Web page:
111{
 112        if (unlikely(attribute_container_unregister(&atc->container)))
 113                BUG();
 114}
 115EXPORT_SYMBOL_GPL(anon_transport_class_unregister);
 116
 117static int transport_setup_classdev(struct attribute_container *cont,
 118                                    struct device *dev,
 119                                    struct device *classdev)
 120{
 121        struct transport_class *tclass = class_to_transport_class(cont->class);
 122        struct transport_container *tcont = attribute_container_to_transport_container(cont);
 123
 124        if (tclass->setup)
 125                tclass->setup(tcont, dev, classdev);
 126
 127        return 0;
 128}
 129
 130/**
 131 * transport_setup_device - declare a new dev for transport class association but don't make it visible yet.
 132 * @dev: the generic device representing the entity being added
 133 *
 134 * Usually, dev represents some component in the HBA system (either
 135 * the HBA itself or a device remote across the HBA bus).  This
 136 * routine is simply a trigger point to see if any set of transport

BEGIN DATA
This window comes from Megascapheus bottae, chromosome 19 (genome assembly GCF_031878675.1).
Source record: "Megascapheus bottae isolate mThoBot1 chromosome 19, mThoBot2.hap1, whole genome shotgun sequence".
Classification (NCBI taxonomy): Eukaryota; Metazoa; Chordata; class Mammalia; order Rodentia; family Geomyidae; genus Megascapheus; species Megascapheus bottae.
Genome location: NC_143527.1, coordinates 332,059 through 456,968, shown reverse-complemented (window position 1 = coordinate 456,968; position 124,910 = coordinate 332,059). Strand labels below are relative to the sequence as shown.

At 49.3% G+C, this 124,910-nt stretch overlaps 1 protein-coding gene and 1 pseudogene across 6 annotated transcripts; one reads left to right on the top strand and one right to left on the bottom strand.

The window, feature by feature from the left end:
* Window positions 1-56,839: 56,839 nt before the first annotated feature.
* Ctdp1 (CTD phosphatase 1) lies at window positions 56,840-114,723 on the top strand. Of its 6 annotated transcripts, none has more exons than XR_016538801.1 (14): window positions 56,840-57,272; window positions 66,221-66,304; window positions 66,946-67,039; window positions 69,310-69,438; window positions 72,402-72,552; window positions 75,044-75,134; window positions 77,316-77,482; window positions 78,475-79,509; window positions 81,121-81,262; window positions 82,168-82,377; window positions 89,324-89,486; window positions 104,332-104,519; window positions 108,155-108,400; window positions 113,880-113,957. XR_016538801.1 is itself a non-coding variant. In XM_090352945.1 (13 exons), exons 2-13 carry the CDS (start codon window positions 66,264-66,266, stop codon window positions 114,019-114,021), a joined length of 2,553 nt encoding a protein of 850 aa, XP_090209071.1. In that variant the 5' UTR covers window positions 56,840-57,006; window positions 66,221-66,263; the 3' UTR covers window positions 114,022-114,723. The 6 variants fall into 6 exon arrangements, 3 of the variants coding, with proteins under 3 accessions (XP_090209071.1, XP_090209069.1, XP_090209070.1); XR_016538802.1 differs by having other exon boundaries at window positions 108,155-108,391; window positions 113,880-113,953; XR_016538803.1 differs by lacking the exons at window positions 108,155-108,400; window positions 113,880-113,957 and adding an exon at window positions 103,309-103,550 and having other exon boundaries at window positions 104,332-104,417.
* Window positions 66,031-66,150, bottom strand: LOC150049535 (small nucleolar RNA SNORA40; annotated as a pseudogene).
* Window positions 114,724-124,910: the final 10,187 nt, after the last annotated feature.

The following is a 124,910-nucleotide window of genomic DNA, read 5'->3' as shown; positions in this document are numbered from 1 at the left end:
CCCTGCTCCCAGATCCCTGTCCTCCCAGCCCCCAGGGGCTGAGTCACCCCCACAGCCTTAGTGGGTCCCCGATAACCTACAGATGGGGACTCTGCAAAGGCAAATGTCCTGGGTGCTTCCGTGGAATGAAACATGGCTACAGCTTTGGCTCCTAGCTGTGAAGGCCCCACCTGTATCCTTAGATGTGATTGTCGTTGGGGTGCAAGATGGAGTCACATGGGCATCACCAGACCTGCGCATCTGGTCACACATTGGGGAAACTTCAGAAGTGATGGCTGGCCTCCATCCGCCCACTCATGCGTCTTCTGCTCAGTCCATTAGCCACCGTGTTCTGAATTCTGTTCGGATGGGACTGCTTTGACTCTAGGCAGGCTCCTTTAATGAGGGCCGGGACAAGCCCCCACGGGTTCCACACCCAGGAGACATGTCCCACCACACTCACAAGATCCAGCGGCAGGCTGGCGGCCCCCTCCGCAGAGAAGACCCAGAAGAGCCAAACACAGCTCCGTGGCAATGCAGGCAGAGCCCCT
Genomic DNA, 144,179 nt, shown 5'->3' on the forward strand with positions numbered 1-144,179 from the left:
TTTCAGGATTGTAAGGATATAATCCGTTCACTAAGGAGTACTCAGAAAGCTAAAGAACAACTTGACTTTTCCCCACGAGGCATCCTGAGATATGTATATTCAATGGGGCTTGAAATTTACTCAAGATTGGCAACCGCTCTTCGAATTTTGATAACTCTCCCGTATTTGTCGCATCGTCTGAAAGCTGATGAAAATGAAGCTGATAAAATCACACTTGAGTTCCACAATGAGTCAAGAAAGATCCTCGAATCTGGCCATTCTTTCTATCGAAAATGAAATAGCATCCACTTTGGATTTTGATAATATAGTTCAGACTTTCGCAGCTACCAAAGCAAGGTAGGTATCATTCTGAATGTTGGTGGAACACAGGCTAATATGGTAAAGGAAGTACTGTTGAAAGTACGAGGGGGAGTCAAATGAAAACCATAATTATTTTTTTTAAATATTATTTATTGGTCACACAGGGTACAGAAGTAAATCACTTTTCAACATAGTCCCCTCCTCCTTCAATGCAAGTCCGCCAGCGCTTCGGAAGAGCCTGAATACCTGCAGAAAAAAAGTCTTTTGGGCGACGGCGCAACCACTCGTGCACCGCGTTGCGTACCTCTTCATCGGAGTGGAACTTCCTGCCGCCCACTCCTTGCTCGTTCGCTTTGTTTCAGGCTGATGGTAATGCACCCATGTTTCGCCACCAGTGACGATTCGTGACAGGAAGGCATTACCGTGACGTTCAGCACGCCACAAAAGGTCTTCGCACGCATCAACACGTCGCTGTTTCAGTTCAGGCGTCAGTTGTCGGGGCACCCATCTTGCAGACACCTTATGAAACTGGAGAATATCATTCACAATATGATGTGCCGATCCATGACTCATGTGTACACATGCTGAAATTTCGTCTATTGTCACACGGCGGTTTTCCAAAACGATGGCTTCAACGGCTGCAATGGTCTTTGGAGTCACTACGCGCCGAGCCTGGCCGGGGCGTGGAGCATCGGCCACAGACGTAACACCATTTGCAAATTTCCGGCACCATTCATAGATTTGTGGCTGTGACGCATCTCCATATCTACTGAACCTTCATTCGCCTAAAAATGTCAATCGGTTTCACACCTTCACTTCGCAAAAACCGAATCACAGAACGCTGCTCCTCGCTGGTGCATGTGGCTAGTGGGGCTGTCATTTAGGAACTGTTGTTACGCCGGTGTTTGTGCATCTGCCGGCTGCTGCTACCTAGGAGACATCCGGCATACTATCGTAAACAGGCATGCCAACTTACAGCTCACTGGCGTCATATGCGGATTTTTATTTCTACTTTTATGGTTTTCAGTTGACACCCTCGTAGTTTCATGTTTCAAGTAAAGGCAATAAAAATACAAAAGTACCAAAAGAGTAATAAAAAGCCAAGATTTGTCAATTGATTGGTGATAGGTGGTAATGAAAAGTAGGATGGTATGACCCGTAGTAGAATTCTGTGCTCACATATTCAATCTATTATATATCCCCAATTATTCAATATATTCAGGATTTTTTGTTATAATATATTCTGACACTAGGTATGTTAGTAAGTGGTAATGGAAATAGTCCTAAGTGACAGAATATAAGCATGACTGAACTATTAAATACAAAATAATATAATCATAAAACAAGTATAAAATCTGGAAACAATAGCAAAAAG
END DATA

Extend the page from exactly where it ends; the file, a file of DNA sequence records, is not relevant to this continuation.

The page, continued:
137 * classes wishes to associate with the added device.  This allocates
 138 * storage for the class device and initialises it, but does not yet
 139 * add it to the system or add attributes to it (you do this with
 140 * transport_add_device).  If you have no need for a separate setup
 141 * and add operations, use transport_register_device (see
 142 * transport_class.h).
 143 */
 144
 145void transport_setup_device(struct device *dev)
 146{
 147        attribute_container_add_device(dev, transport_setup_classdev);
 148}
 149EXPORT_SYMBOL_GPL(transport_setup_device);
 150
 151static int transport_add_class_device(struct attribute_container *cont,
 152                                      struct device *dev,
 153                                      struct device *classdev)
 154{
 155        int error = attribute_container_add_class_device(classdev);
 156        struct transport_container *tcont = 
 157                attribute_container_to_transport_container(cont);
 158
 159        if (!error && tcont->statistics)
 160                error = sysfs_create_group(&classdev->kobj, tcont->statistics);
 161
 162        return error;
 163}
 164
 165
 166/**
 167 * transport_add_device - declare a new dev for transport class association